While interesting, there’s not much extraordinary in the demos. Standouts include a rawer, stripped down, but still quite polished, version of “Can’t Get There from Here,” featuring an extended coda and Stipe’s “Thank You, Ray” (a la Elvis) studio banter; and “Maps of Legends” in which Stipe’s overdubbed background singing sometimes competes with his lead vocal – creating a slightly distracting discord in the song and undermining what is, otherwise, one of stronger tunes of the period.

The non-album songs are “Hyena,” which was featured in live shows at the time and later appeared on the follow-up album to Fables; “Bandwagon,” a strong but traditional R.E.M. sounding outtake; and “Throw Those Trolls Away” – the only song in the set that I hadn’t heard before – featuring the classic refrain: “Don’t be a loser.” Ironically, the latter is a throw away outtake that seems to be an embryonic version of “I Believe,” later to appear in more developed (and significantly improved form) on Life’s Rich Pageant.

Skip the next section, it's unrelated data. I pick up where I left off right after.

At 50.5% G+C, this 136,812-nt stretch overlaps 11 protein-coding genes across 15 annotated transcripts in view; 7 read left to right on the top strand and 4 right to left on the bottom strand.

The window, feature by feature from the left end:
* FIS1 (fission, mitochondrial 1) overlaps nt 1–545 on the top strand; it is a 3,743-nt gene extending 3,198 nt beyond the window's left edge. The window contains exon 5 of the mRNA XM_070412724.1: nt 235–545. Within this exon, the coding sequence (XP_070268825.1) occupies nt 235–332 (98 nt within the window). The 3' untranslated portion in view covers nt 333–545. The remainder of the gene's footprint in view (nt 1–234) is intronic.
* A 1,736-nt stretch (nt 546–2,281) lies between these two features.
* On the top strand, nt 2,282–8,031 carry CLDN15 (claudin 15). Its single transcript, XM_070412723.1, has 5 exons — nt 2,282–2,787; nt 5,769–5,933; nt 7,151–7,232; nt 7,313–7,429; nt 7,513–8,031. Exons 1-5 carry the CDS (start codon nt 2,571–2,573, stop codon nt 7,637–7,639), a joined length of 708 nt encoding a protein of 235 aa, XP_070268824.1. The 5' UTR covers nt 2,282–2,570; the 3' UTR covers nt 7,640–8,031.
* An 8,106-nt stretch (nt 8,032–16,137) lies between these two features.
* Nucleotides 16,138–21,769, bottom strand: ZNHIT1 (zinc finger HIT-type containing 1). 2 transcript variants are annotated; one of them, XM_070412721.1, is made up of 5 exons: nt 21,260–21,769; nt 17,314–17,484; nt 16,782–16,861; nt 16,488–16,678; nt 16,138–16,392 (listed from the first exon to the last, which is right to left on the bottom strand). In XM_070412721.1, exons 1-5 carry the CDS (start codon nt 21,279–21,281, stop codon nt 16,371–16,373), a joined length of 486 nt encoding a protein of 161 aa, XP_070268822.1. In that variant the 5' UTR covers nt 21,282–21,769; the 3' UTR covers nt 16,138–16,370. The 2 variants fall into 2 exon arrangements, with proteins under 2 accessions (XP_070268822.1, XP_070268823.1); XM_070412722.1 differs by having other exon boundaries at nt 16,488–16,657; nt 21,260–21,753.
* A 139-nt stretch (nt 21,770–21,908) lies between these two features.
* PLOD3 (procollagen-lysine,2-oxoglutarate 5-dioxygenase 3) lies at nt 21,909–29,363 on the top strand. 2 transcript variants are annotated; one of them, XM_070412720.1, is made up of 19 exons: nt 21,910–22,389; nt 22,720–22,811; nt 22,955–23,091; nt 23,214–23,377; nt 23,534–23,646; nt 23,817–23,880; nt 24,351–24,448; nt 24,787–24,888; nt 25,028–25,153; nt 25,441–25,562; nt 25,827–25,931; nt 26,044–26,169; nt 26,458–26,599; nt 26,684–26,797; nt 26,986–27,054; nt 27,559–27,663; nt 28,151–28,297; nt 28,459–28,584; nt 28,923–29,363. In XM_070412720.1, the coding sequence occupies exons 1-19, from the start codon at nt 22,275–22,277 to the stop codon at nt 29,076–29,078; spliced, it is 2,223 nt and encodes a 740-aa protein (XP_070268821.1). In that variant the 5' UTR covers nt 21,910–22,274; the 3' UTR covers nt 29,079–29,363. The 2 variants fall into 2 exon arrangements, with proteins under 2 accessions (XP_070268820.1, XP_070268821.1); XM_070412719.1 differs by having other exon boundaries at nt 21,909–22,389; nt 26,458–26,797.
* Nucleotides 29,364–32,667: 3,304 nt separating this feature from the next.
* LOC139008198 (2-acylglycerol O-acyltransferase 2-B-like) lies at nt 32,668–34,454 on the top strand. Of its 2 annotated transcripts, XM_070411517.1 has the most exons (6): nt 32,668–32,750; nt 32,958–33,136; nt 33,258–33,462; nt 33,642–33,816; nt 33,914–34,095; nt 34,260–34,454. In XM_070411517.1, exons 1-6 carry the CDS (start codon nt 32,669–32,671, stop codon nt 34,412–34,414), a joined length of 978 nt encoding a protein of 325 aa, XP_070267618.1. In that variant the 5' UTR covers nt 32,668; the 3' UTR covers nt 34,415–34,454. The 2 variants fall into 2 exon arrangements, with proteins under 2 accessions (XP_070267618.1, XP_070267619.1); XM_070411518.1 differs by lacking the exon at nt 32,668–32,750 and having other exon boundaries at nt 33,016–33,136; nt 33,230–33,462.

Priced at $22 or more, I would only recommend this new deluxe edition of Fables to hard-core fans. However, it does serve as a good impetus to dust off your old copy of the record (be it vinyl or CD), or pick up a new CD if you don’t have it, and rediscover the pleasures of some of the better music of the mid ’80s era.


A bootleg, quasi pro-shot, video of R.E.M. performing “Can’t Get There From Here” at Merideth College in Raleigh,N.C., 5/27/85 … about six months before I saw them at The Mosque Theatre in Richmond, Va. I can’t get over how Buck, who had switched from primarily playing hollow-body Rickenbackers to playing mostly Fender Telecasters, moves like a cross between a young Keith Richards and Pete Townshend. Gotta love Stipe’s boxcar hobo look, too.

Thursday, July 22, 2010

Friends As Curators? ... Social Media & Customized Magazines

Yesterday’s Associated Press report on a new Apple iPad app that produces personalized “magazines” – really a collection of links – curated by those in one’s social networks (i.e., Facebook and Twitter) is an intriguing prospect that shows the tech sector’s continuing creative thinking in the face of the publishing industry’s wheel spinning and teeth gnashing.